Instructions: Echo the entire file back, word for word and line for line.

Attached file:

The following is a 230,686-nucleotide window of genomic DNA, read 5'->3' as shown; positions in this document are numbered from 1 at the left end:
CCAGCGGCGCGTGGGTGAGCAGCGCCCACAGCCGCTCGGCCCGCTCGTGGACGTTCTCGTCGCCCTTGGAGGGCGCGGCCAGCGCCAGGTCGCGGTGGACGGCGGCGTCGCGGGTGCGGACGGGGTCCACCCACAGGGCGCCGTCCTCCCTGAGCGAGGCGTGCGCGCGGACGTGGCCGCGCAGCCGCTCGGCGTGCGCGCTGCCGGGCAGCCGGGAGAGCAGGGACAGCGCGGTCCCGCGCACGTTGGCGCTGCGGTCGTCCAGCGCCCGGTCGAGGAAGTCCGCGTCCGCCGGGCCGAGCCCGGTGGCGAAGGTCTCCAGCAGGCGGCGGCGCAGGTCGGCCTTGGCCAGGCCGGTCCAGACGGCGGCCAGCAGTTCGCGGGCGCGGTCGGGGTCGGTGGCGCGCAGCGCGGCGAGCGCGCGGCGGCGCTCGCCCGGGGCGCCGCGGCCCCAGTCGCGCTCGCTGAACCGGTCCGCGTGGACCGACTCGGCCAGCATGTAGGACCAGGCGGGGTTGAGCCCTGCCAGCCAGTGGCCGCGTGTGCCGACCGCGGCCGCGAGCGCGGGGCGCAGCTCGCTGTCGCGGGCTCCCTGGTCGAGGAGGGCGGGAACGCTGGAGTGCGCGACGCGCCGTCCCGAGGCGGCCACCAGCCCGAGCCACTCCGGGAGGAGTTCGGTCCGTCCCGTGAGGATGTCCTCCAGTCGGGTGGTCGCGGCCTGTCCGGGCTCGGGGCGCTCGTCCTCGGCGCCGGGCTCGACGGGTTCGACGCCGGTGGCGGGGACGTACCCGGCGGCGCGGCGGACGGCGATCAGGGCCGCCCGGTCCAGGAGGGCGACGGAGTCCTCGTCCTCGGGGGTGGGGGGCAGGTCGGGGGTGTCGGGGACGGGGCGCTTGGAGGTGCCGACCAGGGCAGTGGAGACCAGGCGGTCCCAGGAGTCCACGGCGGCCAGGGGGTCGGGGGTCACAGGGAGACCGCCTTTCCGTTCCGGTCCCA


The following is a 230,686-nucleotide window of genomic DNA, read 5'->3' as shown; positions in this document are numbered from 1 at the left end:
CCAGCGGCGCGTGGGTGAGCAGCGCCCACAGCCGCTCGGCCCGCTCGTGGACGTTCTCGTCGCCCTTGGAGGGCGCGGCCAGCGCCAGGTCGCGGTGGACGGCGGCGTCGCGGGTGCGGACGGGGTCCACCCACAGGGCGCCGTCCTCCCTGAGCGAGGCGTGCGCGCGGACGTGGCCGCGCAGCCGCTCGGCGTGCGCGCTGCCGGGCAGCCGGGAGAGCAGGGACAGCGCGGTCCCGCGCACGTTGGCGCTGCGGTCGTCCAGCGCCCGGTCGAGGAAGTCCGCGTCCGCCGGGCCGAGCCCGGTGGCGAAGGTCTCCAGCAGGCGGCGGCGCAGGTCGGCCTTGGCCAGGCCGGTCCAGACGGCGGCCAGCAGTTCGCGGGCGCGGTCGGGGTCGGTGGCGCGCAGCGCGGCGAGCGCGCGGCGGCGCTCGCCCGGGGCGCCGCGGCCCCAGTCGCGCTCGCTGAACCGGTCCGCGTGGACCGACTCGGCCAGCATGTAGGACCAGGCGGGGTTGAGCCCTGCCAGCCAGTGGCCGCGTGTGCCGACCGCGGCCGCGAGCGCGGGGCGCAGCTCGCTGTCGCGGGCTCCCTGGTCGAGGAGGGCGGGAACGCTGGAGTGCGCGACGCGCCGTCCCGAGGCGGCCACCAGCCCGAGCCACTCCGGGAGGAGTTCGGTCCGTCCCGTGAGGATGTCCTCCAGTCGGGTGGTCGCGGCCTGTCCGGGCTCGGGGCGCTCGTCCTCGGCGCCGGGCTCGACGGGTTCGACGCCGGTGGCGGGGACGTACCCGGCGGCGCGGCGGACGGCGATCAGGGCCGCCCGGTCCAGGAGGGCGACGGAGTCCTCGTCCTCGGGGGTGGGGGGCAGGTCGGGGGTGTCGGGGACGGGGCGCTTGGAGGTGCCGACCAGGGCAGTGGAGACCAGGCGGTCCCAGGAGTCCACGGCGGCCAGGGGGTCGGGGGTCACAGGGAGACCGCCTTTCCGTTCCGGTCCCA